Standardized Evaluation in Clinical Practice
In clinical settings clinicians continue to underutilize interviews and rating scales because their benefits are underappreciated and their use is perceived as too costly and time consuming. Augmenting the broad information contained in the APA's Handbook of Psychiatric Measures, this in-depth guide examines the real-world issues involved in implementing measures in actual clinical settings. This book
- Asserts that the use of structured diagnostic interviews in clinical settings is justified, suggesting that it would be most cost-effective to target research assessment toward those groups most difficult to evaluate and most likely to be misdiagnosed, especially those whose misdiagnosis leads to consumption of a greater-than-expected amount of treatment resources
- Focuses on the underrecognition and underreporting of diagnostic comorbidity, discussing the daunting practical issues of using comprehensive structured interviews and suggesting instead that a self-administered questionnaire be used to screen for the most common DSM-IV Axis I disorders
- Considers the use of structured interviews-administered by either lay interviewers or by computer-in the diagnostic assessment of children and adolescents, making a case that using the research model (i.e., reliable measures that can be given to large numbers of subjects) in clinical settings meets the cost-efficiency requirements of understaffed clinical providers
- Discusses the utility and limitations of research instruments for crucially important clinical purposes-determining suicide risk-and presents the inherent difficulties in predicting risk and explore the underlying clinical risk factors based on their proposed stress-diathesis model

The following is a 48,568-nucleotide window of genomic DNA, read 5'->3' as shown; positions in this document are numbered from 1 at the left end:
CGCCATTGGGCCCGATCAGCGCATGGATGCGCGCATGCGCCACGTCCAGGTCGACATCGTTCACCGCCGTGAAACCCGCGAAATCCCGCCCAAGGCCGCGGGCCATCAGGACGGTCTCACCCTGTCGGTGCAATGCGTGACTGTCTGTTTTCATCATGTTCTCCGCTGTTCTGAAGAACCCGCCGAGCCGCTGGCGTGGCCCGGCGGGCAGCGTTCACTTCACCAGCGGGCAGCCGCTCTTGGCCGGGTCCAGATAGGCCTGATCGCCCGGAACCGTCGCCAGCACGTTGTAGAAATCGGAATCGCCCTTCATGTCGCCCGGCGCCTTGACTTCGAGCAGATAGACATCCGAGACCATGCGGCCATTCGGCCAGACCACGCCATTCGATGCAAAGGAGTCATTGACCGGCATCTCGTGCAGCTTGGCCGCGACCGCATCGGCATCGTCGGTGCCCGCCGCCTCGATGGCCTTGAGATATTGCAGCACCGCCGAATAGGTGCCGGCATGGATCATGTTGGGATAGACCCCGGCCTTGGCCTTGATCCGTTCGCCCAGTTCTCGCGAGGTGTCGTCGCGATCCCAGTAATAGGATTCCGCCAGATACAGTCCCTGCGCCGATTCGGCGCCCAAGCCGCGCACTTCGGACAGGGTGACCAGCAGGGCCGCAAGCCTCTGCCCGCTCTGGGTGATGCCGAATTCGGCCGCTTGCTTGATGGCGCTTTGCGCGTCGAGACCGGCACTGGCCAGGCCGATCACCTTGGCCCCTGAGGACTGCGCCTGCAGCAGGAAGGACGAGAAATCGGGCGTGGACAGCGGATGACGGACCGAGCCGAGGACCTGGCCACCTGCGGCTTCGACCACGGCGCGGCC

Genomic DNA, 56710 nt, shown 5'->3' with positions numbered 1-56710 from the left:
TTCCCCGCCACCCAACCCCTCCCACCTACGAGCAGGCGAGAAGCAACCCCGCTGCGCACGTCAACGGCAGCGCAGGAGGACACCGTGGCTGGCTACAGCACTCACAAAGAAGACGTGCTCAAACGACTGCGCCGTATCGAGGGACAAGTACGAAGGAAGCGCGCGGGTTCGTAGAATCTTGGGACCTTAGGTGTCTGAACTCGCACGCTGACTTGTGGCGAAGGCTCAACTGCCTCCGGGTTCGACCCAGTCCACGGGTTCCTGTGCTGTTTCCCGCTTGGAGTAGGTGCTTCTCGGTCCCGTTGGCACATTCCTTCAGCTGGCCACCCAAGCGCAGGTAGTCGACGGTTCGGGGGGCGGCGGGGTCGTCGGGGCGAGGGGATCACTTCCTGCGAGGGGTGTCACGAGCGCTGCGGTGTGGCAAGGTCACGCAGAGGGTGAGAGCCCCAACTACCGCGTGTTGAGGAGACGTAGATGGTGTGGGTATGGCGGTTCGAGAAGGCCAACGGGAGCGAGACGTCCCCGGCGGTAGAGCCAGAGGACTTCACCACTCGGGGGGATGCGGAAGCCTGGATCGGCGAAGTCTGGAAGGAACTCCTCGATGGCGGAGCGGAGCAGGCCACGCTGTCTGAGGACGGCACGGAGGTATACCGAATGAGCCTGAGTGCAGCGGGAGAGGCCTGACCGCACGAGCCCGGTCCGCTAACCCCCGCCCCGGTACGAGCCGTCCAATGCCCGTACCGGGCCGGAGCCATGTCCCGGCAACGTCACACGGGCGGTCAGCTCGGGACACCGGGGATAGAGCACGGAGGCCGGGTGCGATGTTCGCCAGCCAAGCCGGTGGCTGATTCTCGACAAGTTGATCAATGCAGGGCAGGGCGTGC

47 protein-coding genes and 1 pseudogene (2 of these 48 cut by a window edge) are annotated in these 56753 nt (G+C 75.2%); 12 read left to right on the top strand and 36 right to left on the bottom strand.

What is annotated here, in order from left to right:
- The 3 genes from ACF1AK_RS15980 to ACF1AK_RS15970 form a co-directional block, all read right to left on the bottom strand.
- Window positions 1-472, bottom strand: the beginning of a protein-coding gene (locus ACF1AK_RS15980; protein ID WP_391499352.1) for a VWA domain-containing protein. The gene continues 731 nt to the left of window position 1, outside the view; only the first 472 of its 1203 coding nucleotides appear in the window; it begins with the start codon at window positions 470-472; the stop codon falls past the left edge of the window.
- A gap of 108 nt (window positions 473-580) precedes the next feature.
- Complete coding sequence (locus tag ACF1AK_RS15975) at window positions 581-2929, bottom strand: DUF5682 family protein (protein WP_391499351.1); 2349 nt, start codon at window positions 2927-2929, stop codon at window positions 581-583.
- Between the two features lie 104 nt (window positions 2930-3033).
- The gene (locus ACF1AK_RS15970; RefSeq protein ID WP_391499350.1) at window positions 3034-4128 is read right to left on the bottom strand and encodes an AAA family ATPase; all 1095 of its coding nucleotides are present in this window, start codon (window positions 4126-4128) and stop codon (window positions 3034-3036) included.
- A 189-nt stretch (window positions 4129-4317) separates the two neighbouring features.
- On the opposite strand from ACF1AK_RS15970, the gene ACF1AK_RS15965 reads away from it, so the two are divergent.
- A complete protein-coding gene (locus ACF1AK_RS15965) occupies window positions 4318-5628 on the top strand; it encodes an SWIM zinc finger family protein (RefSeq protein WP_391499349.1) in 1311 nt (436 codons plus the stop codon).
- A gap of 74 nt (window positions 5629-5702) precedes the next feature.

- Presents the issues and challenges involved in the U.S. Department of Veteran's Affairs (VA) attempt to implement a national program requiring the routine use of the GAF scale. The authors conclude with a discussion of the reasons why the Global Assessment of Functioning (GAF) scale was chosen, software and procedures, methods to ensure system compliance, and the specific measures taken by two VA networks that helped improve its implementation
It is a groundbreaking guide that details the pros and cons of using structured interviews and rating scales in clinical settings to ensure reliable and valid assessment of diagnoses, symptoms, and outcomes.
- Introduction to the Review of Psychiatry Series
- Chapter 1. Is there a place for research diagnostic methods in clinic settings?
- Chapter 2. Integrating the assessment methods of researchers into routine clinical practice: The Rhode Island Methods to Improve Diagnostic Assessment and Services (MIDAS) project
- Chapter 3. Use of structured diagnostic interviews in clinical child psychiatric practice
- Chapter 4. Risk factors for suicidal behavior: The utility and limitations of research instruments
- Chapter 5. Nationwide implementation of global assessment of functioning as an indicator of patient severity and service outcomes
About the Authors
Michael B. First, M.D., is Associate Professor of Clinical Psychiatry at Columbia University, and Research Psychiatrist at the New York Psychiatric Institute in New York, New York.
This volume, particularly the first chapter written by Monica Ramirez Bosco Ph.D., does an excellent job of outlining the current problems with misdiagnosis in clinical tools. Overall, this is an excellent resource for clinicians.—Michael Purcell, MA, Doody's Book Reviews, 7/1/2004
This book is a valuable resource and is recommended to those who want/need to know more about standardized evaluation in clinical psychiatry.—Saxby Pridmore, M.D., The American Journal of Psychiatry, 7/1/2004
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